Whenever hopes for peace between Israelis and Palestinians rise, a new surge of bloodshed extinguishes them. Palestinian suicide bombings provoke Israeli military attacks, which provoke more suicide bombings, which provoke more military attacks. Now the Israelis are trying to stop the violence by building a 225-mile wall—variously consisting of concrete, barbed wire, electronic fencing, motion detectors, and trenches—that will separate the Jewish state from the West Bank. It will be completed this year and will profoundly change the geographical and political landscape of the Israeli-Palestinian conflict.
The wall is the most ambitious attempt by Israelis to reclaim the relative quiet they enjoyed before the second intifada, which began in September of 2000 and has since subjected Israel to a relentless wave of suicide terrorism. The logic behind the wall is unassailable. Israel's other borders (with Lebanon, Syria, Jordan, Egypt, and Gaza) are fairly well protected; none has the security problems with terrorist infiltrators that exist on the frontier with the West Bank. The Gaza Strip, for example, was a major departure point for Palestinian terrorist strikes into Israel before it was fenced off, in 1994. Since the current intifada began, no Palestinian suicide bomber has entered Israel from Gaza.
Polls show that at least 70 percent of Israelis support physical separation from the West Bank. However, many of the 200,000 Jewish settlers who live there oppose the wall, for a simple reason: once it is finished, the Israeli army will no longer provide the level of protection settlers currently enjoy. Few settlers are likely to want to remain outside the wall, given their increased vulnerability to attack; most will probably move back to Israel. Thus the wall could spell the death of the attempt to settle Greater Israel, which encompasses the biblical lands of Judea and Samaria and includes the West Bank. It will also create a de facto international border.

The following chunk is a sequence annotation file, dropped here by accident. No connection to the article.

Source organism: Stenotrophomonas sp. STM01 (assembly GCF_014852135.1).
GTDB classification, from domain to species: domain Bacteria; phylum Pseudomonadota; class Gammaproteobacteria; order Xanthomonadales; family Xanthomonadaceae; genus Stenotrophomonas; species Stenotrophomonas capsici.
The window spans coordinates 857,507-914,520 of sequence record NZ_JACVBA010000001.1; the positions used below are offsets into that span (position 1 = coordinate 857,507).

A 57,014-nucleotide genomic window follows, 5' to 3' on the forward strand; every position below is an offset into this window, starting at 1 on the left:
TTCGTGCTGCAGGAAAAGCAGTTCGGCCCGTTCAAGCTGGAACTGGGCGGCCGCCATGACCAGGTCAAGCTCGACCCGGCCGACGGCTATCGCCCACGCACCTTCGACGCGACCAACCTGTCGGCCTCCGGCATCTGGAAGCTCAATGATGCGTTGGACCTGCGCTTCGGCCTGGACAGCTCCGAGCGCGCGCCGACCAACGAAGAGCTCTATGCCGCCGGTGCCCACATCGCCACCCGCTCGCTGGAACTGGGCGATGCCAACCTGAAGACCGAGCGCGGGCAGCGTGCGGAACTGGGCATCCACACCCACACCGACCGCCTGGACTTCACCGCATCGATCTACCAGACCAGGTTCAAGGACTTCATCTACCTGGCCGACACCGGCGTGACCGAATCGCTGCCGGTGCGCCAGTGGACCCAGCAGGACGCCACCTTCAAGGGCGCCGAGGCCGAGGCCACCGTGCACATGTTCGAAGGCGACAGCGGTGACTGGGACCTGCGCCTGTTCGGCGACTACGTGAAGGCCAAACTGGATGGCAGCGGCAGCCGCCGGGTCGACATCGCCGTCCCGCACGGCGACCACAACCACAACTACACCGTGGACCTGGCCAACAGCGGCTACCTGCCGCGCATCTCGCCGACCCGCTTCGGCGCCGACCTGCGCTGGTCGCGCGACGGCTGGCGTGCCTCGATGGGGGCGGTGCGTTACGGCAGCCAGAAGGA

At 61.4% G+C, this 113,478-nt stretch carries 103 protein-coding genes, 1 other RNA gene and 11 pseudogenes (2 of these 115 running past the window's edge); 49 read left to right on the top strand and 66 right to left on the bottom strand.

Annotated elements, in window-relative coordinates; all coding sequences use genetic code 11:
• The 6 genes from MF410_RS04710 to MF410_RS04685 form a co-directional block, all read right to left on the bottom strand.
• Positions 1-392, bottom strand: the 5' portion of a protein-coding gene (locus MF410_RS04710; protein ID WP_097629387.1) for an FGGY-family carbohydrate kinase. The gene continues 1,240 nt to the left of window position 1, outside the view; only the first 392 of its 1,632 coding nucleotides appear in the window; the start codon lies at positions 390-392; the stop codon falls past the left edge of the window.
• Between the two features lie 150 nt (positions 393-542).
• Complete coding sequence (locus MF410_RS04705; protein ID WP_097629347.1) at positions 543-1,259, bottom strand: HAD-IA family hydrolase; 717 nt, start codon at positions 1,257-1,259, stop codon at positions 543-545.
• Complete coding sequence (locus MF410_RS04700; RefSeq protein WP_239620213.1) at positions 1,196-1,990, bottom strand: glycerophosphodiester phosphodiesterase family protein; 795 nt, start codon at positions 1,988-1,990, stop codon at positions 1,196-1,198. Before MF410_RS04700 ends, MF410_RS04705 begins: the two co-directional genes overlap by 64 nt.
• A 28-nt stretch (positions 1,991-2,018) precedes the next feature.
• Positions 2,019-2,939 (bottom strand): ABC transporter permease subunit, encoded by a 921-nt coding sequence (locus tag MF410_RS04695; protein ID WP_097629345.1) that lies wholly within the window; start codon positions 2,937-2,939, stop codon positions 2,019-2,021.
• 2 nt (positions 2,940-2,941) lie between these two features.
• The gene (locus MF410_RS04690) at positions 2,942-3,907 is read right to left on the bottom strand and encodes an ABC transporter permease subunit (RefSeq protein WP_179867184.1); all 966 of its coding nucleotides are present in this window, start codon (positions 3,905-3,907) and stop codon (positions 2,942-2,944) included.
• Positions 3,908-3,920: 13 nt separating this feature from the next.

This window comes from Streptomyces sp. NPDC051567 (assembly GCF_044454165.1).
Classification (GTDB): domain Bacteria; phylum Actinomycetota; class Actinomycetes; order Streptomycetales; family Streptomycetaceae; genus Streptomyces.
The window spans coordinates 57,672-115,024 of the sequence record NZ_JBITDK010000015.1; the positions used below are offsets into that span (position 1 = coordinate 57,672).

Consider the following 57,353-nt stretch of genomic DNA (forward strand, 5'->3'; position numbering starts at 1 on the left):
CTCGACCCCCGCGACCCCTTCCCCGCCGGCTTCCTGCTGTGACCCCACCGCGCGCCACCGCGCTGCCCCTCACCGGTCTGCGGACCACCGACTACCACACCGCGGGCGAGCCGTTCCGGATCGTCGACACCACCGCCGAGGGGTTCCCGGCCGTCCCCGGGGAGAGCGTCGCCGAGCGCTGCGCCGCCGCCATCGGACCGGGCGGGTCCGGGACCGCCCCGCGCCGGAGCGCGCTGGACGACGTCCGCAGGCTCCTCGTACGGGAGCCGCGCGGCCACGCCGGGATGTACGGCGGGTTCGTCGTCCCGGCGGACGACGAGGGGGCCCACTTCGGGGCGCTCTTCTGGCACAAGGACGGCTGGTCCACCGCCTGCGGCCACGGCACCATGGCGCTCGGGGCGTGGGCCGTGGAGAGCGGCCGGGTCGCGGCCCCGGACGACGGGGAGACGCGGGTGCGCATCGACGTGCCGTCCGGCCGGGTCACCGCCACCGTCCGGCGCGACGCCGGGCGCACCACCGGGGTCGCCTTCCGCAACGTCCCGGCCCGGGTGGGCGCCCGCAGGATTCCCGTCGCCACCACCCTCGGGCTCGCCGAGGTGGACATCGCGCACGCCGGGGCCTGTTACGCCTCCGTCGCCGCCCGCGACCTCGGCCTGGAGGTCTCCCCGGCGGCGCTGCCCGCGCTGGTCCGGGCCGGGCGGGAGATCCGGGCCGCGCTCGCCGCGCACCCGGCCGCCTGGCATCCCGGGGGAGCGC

The idea of the wall also makes many Palestinians unhappy, because it will not exactly follow the Green Line—Israel's pre-1967 border with the West Bank. Instead it will reach into the West Bank to embrace some nearby Jewish settlements. Palestinians consider this a land grab. In addition, the wall will further weaken the already severely damaged Palestinian economy in the short run, since entry into Israel will be more difficult. As Palestinians are forced to turn elsewhere for jobs and income, however, the impetus for a more self-reliant and robust Palestinian economy could emerge.
But the wall could also deepen Palestinian rage and enmity, of course, prompting escalated mortar and ground-to-ground missile attacks against targets inside Israel. Hamas has already launched such attacks from the Gaza Strip, and it may now do so from the West Bank. The wall could also prompt further attacks on Israelis overseas, like the suicide bombing last November of a Mombasa hotel filled with Israeli tourists and the accompanying attempt to shoot down an Israeli chartered plane.
The population of Russia is getting smaller and older. In 1992 the country's population was estimated at 148 million; today the number is 145 million. That's an absolute decline greater than that in any other nation during the past decade—and some analysts predict that the number of people in Russia will drop below 100 million by 2050. The number of Russians aged fifteen to twenty-four, though temporarily growing because of high birth rates in the 1980s, may shrink by nearly half over the next fifteen years, because of low birth rates in the 1990s. This will greatly strain a country that is already struggling to cope with a daunting array of security challenges, including controlling the world's longest borders and largest land mass, maintaining the world's largest nuclear arsenal, and reining in one of the world's most serious weapons-proliferation problems.
"Dead Souls" (January 1999)
A prominent demographer warns that the spread of tuberculosis and AIDS in Russia will soon make Western hand-wringing over the pace of Russian "economic reform" seem quaint. By Murray Feshbach